Still, we have not always been so clear on this point. Although we recognized in Claybrook v. Slater, 111 F.3d 904 (D.C. Cir. 1997), that it was not necessary for a plaintiff to demonstrate that he or she would prevail on the merits in order to have Article III standing, the rest of our discussion seems somewhat in tension with that proposition. We did recognize that in Lujan v. Defenders of Wildlife, 504 U.S. 555, 560-61 (1992), when the Supreme Court used the phrase "legally protected interest" as an element of injury-in-fact, it made clear it was referring only to a "cognizable interest." Claybrook, 111 F.3d at 906-07. The Court in Lujan concluded that plaintiffs had a "cognizable interest" in observing animal species without considering whether the plaintiffs had a legal right to do so. Id. (citing Lujan, 504 U.S. at 562-63). We think it plain the Lujan Court did not mean to suggest a return to the old "legal right" theory of standing rejected in Association of Data Processing Service Organizations, Inc. v. Camp, 397 U.S. 150, 153-54 (1970), because it cited Warth, inter alia, as precedent for the sentence which included the phrase "legally protected interest." Lujan, 504 U.S. at 560. Rather, the cognizable interest to which the Court referred would distinguish, to pick one example, a desire to observe certain aspects of the environment from a generalized wish to see the Constitution and laws obeyed. Indeed, in Judicial Watch, Inc. v. United States Senate, 432 F.3d 359 (D.C. Cir. 2005), Judge Williams wrote an extensive concurring opinion (not inconsistent with the majority opinion) in which he persuasively explains that the term "legally protected interest," as used in Lujan, could not have been intended to deviate from Warth's general proposition that we assume the merits when evaluating standing. Id. at 363-66.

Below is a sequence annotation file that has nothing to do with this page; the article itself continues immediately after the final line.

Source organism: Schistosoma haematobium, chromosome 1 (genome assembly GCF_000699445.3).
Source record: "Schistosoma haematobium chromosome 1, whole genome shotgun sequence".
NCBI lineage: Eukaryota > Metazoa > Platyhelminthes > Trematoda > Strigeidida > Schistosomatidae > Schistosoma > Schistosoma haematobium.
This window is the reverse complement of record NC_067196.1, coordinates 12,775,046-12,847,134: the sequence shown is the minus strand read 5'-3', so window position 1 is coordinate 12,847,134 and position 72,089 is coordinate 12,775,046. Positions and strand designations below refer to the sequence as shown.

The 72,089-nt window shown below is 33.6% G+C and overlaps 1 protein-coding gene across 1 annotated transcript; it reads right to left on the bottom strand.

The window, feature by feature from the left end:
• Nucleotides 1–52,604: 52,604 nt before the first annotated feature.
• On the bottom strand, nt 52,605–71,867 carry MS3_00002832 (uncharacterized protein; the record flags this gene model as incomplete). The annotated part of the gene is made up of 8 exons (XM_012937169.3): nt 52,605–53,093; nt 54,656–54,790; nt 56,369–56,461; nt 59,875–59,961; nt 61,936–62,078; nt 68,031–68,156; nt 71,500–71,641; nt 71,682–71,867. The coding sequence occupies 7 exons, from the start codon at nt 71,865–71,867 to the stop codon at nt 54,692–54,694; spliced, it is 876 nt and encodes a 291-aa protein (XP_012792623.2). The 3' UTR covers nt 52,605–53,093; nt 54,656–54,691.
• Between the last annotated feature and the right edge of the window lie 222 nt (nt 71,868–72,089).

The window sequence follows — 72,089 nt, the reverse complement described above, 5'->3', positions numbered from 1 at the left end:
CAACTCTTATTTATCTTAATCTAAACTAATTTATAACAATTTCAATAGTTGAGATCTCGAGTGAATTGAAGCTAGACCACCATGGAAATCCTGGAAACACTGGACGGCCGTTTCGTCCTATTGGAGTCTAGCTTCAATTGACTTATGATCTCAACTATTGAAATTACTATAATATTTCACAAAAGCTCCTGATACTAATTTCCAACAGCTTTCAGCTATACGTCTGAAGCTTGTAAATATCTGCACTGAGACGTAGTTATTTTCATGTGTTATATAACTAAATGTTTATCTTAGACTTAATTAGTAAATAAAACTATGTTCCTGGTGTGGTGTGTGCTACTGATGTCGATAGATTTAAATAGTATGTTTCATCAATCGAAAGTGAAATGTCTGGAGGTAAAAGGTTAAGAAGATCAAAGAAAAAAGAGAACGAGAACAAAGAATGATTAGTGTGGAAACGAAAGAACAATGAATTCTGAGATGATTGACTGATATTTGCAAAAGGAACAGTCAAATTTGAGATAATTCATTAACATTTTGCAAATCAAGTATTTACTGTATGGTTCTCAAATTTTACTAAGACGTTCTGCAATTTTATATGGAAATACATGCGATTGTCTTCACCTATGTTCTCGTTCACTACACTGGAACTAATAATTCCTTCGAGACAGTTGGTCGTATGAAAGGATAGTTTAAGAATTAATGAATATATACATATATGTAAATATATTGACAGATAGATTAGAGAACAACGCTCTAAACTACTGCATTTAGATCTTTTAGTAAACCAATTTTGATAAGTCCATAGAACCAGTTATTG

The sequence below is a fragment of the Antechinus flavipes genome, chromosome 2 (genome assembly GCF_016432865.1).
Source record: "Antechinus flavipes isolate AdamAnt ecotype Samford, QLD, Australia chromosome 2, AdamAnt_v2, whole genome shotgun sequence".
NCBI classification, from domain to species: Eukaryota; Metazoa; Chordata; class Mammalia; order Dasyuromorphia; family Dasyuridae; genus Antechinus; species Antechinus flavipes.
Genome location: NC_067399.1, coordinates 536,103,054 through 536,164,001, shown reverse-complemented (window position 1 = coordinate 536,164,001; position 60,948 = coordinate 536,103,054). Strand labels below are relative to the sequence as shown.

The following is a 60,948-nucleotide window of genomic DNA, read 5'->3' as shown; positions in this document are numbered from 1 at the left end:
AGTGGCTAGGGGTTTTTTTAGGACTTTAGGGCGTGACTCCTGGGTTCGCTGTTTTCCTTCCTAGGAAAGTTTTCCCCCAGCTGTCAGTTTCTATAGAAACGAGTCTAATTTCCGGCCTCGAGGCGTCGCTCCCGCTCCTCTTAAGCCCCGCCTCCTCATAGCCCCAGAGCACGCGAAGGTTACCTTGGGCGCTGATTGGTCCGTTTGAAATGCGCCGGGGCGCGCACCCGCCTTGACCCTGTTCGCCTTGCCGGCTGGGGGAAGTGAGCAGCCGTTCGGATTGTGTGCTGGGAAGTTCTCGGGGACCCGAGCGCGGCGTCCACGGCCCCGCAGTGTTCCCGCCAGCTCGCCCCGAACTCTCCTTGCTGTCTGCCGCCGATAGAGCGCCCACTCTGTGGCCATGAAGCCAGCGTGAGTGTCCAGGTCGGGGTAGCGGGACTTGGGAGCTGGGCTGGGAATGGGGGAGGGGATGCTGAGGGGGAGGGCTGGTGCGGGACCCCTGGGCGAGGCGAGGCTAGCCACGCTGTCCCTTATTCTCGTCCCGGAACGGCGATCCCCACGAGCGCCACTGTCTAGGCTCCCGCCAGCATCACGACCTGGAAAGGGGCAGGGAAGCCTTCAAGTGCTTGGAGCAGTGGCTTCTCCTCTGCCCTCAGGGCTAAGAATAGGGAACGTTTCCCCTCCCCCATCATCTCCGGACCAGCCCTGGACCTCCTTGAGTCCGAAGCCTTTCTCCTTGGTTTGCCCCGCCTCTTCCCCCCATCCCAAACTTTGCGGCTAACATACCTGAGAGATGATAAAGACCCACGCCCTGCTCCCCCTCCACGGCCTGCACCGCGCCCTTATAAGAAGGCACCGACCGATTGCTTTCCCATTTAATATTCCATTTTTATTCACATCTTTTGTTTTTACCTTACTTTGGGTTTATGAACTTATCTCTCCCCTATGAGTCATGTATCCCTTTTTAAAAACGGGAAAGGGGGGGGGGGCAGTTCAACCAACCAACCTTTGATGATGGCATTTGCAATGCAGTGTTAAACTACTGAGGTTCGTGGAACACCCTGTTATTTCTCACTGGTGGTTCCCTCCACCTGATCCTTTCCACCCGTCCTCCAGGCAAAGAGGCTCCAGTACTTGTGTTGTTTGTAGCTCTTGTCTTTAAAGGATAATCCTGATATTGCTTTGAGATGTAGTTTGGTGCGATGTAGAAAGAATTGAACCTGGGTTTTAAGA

In Claybrook, we went on to say, quite inconsistently, that "if the plaintiff's claim has no foundation in law, he has no legally protected interest and thus no standing to sue." Claybrook, 111 F.3d at 907. We concluded that plaintiff lacked standing, however, because the government agency in that case had unfettered discretion to take the action it did, and therefore there was "no law to apply." Id. at 908. Thus the decision in Claybrook was actually based on a separate jurisdictional ground -- reviewability under the Administrative Procedure Act -- and federal courts may choose any ground to deny jurisdiction, e.g., Article III standing, prudential standing, or subject matter jurisdiction. See Judicial Watch, 432 F.3d at 366 (Williams, J., concurring) (noting that Claybrook is hard to classify as a standing opinion). There is no hierarchy which obliges a court to decide Article III standing issues before other jurisdictional questions. In re Papandreou, 139 F.3d 247, 255-56 (D.C. Cir. 1998). Therefore, we do not read Claybrook to stand for the proposition, contra Warth, that we must evaluate the existence vel non of appellants' Second Amendment claim as a standing question. (Footnote 2)
I will admit frankly that all of those two paragraphs went right over my head. In order to comment meaningfully on them, I would need to do research into those specific cases, and since they are not being applied here, I don't think that would be productive.
In sum, we conclude that Heller has standing to raise his § 1983 challenge to specific provisions of the District's gun control laws.
That part, however, I understand well enough! It means that of the 6 plaintiffs, one survived the standing test and the case will proceed to the merits.
This entry was published Mon Mar 12 22:48:58 CDT 2007 by TriggerFinger
and last updated 2007-03-12 22:48:58.0.